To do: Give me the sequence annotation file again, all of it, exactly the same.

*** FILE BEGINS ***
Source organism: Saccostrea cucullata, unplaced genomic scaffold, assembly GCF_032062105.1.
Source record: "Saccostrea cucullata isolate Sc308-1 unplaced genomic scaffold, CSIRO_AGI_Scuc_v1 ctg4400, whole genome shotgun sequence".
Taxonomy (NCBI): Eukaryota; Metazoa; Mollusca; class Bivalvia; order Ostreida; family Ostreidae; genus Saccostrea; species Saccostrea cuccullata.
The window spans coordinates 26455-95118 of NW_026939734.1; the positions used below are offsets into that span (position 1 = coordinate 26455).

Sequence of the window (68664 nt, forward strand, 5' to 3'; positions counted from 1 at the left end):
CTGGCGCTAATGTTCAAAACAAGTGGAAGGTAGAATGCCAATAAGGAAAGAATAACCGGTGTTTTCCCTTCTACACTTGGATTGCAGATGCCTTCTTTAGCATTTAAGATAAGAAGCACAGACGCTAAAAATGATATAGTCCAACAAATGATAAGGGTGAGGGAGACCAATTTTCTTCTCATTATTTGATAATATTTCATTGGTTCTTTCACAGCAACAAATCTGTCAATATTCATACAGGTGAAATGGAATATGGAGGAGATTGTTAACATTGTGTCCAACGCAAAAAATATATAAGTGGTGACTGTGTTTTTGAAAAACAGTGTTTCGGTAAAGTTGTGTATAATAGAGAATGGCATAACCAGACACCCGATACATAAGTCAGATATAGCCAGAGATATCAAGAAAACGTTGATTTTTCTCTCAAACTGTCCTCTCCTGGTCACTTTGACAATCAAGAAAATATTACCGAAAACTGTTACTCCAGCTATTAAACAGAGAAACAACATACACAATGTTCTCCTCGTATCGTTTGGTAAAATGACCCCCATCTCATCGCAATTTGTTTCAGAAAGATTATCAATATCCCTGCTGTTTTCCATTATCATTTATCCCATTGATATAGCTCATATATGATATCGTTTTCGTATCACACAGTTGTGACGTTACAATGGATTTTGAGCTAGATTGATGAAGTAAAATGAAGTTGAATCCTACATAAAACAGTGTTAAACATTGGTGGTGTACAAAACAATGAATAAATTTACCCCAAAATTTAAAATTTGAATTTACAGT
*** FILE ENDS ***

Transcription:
Source organism: Saccostrea cucullata, unplaced genomic scaffold, assembly GCF_032062105.1.
Source record: "Saccostrea cucullata isolate Sc308-1 unplaced genomic scaffold, CSIRO_AGI_Scuc_v1 ctg4400, whole genome shotgun sequence".
Taxonomy (NCBI): Eukaryota; Metazoa; Mollusca; class Bivalvia; order Ostreida; family Ostreidae; genus Saccostrea; species Saccostrea cuccullata.
The window spans coordinates 26455-95118 of NW_026939734.1; the positions used below are offsets into that span (position 1 = coordinate 26455).

Sequence of the window (68664 nt, forward strand, 5' to 3'; positions counted from 1 at the left end):
CTGGCGCTAATGTTCAAAACAAGTGGAAGGTAGAATGCCAATAAGGAAAGAATAACCGGTGTTTTCCCTTCTACACTTGGATTGCAGATGCCTTCTTTAGCATTTAAGATAAGAAGCACAGACGCTAAAAATGATATAGTCCAACAAATGATAAGGGTGAGGGAGACCAATTTTCTTCTCATTATTTGATAATATTTCATTGGTTCTTTCACAGCAACAAATCTGTCAATATTCATACAGGTGAAATGGAATATGGAGGAGATTGTTAACATTGTGTCCAACGCAAAAAATATATAAGTGGTGACTGTGTTTTTGAAAAACAGTGTTTCGGTAAAGTTGTGTATAATAGAGAATGGCATAACCAGACACCCGATACATAAGTCAGATATAGCCAGAGATATCAAGAAAACGTTGATTTTTCTCTCAAACTGTCCTCTCCTGGTCACTTTGACAATCAAGAAAATATTACCGAAAACTGTTACTCCAGCTATTAAACAGAGAAACAACATACACAATGTTCTCCTCGTATCGTTTGGTAAAATGACCCCCATCTCATCGCAATTTGTTTCAGAAAGATTATCAATATCCCTGCTGTTTTCCATTATCATTTATCCCATTGATATAGCTCATATATGATATCGTTTTCGTATCACACAGTTGTGACGTTACAATGGATTTTGAGCTAGATTGATGAAGTAAAATGAAGTTGAATCCTACATAAAACAGTGTTAAACATTGGTGGTGTACAAAACAATGAATAAATTTACCCCAAAATTTAAAATTTGAATTTACAGT